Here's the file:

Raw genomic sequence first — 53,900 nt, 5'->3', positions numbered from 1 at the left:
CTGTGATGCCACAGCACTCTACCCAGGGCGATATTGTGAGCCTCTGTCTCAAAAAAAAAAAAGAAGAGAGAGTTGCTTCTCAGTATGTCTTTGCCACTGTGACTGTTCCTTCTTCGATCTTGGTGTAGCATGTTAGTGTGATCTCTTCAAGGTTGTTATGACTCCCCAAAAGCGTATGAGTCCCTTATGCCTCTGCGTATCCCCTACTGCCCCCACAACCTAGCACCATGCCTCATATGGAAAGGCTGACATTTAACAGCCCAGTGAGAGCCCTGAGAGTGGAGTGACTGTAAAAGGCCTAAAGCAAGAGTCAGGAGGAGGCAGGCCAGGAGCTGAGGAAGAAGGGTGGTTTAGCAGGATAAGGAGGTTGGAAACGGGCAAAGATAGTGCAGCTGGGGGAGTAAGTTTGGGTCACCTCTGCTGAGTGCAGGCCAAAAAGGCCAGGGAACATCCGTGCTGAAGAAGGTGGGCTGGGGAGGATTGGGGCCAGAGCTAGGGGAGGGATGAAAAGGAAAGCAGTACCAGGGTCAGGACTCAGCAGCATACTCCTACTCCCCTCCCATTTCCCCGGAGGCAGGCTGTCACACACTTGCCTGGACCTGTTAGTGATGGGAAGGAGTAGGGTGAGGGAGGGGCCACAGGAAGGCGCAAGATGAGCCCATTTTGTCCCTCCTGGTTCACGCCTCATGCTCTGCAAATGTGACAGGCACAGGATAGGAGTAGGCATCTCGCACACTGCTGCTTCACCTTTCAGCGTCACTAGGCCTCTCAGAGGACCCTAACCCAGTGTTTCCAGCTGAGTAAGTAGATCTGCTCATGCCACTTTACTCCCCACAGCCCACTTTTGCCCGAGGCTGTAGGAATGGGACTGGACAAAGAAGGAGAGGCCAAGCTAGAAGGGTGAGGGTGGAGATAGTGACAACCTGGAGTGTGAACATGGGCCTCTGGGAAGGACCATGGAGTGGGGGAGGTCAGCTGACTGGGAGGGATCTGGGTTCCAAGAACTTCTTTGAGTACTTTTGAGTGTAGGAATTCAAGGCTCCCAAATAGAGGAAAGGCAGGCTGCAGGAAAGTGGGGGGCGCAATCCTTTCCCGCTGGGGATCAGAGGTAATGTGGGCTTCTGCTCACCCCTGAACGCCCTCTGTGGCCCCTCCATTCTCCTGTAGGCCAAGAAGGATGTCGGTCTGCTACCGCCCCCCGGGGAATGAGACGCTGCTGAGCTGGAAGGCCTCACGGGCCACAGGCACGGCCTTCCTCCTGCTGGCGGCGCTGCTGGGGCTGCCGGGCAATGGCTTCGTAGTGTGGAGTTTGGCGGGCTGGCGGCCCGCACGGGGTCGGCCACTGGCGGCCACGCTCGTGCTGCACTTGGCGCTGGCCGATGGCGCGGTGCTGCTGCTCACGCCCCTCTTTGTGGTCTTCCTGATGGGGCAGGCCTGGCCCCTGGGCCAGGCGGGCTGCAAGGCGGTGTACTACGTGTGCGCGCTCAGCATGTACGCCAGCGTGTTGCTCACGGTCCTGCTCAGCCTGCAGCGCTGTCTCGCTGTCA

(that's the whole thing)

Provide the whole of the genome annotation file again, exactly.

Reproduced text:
Raw genomic sequence first — 53,900 nt, 5'->3', positions numbered from 1 at the left:
CTGTGATGCCACAGCACTCTACCCAGGGCGATATTGTGAGCCTCTGTCTCAAAAAAAAAAAAGAAGAGAGAGTTGCTTCTCAGTATGTCTTTGCCACTGTGACTGTTCCTTCTTCGATCTTGGTGTAGCATGTTAGTGTGATCTCTTCAAGGTTGTTATGACTCCCCAAAAGCGTATGAGTCCCTTATGCCTCTGCGTATCCCCTACTGCCCCCACAACCTAGCACCATGCCTCATATGGAAAGGCTGACATTTAACAGCCCAGTGAGAGCCCTGAGAGTGGAGTGACTGTAAAAGGCCTAAAGCAAGAGTCAGGAGGAGGCAGGCCAGGAGCTGAGGAAGAAGGGTGGTTTAGCAGGATAAGGAGGTTGGAAACGGGCAAAGATAGTGCAGCTGGGGGAGTAAGTTTGGGTCACCTCTGCTGAGTGCAGGCCAAAAAGGCCAGGGAACATCCGTGCTGAAGAAGGTGGGCTGGGGAGGATTGGGGCCAGAGCTAGGGGAGGGATGAAAAGGAAAGCAGTACCAGGGTCAGGACTCAGCAGCATACTCCTACTCCCCTCCCATTTCCCCGGAGGCAGGCTGTCACACACTTGCCTGGACCTGTTAGTGATGGGAAGGAGTAGGGTGAGGGAGGGGCCACAGGAAGGCGCAAGATGAGCCCATTTTGTCCCTCCTGGTTCACGCCTCATGCTCTGCAAATGTGACAGGCACAGGATAGGAGTAGGCATCTCGCACACTGCTGCTTCACCTTTCAGCGTCACTAGGCCTCTCAGAGGACCCTAACCCAGTGTTTCCAGCTGAGTAAGTAGATCTGCTCATGCCACTTTACTCCCCACAGCCCACTTTTGCCCGAGGCTGTAGGAATGGGACTGGACAAAGAAGGAGAGGCCAAGCTAGAAGGGTGAGGGTGGAGATAGTGACAACCTGGAGTGTGAACATGGGCCTCTGGGAAGGACCATGGAGTGGGGGAGGTCAGCTGACTGGGAGGGATCTGGGTTCCAAGAACTTCTTTGAGTACTTTTGAGTGTAGGAATTCAAGGCTCCCAAATAGAGGAAAGGCAGGCTGCAGGAAAGTGGGGGGCGCAATCCTTTCCCGCTGGGGATCAGAGGTAATGTGGGCTTCTGCTCACCCCTGAACGCCCTCTGTGGCCCCTCCATTCTCCTGTAGGCCAAGAAGGATGTCGGTCTGCTACCGCCCCCCGGGGAATGAGACGCTGCTGAGCTGGAAGGCCTCACGGGCCACAGGCACGGCCTTCCTCCTGCTGGCGGCGCTGCTGGGGCTGCCGGGCAATGGCTTCGTAGTGTGGAGTTTGGCGGGCTGGCGGCCCGCACGGGGTCGGCCACTGGCGGCCACGCTCGTGCTGCACTTGGCGCTGGCCGATGGCGCGGTGCTGCTGCTCACGCCCCTCTTTGTGGTCTTCCTGATGGGGCAGGCCTGGCCCCTGGGCCAGGCGGGCTGCAAGGCGGTGTACTACGTGTGCGCGCTCAGCATGTACGCCAGCGTGTTGCTCACGGTCCTGCTCAGCCTGCAGCGCTGTCTCGCTGTCA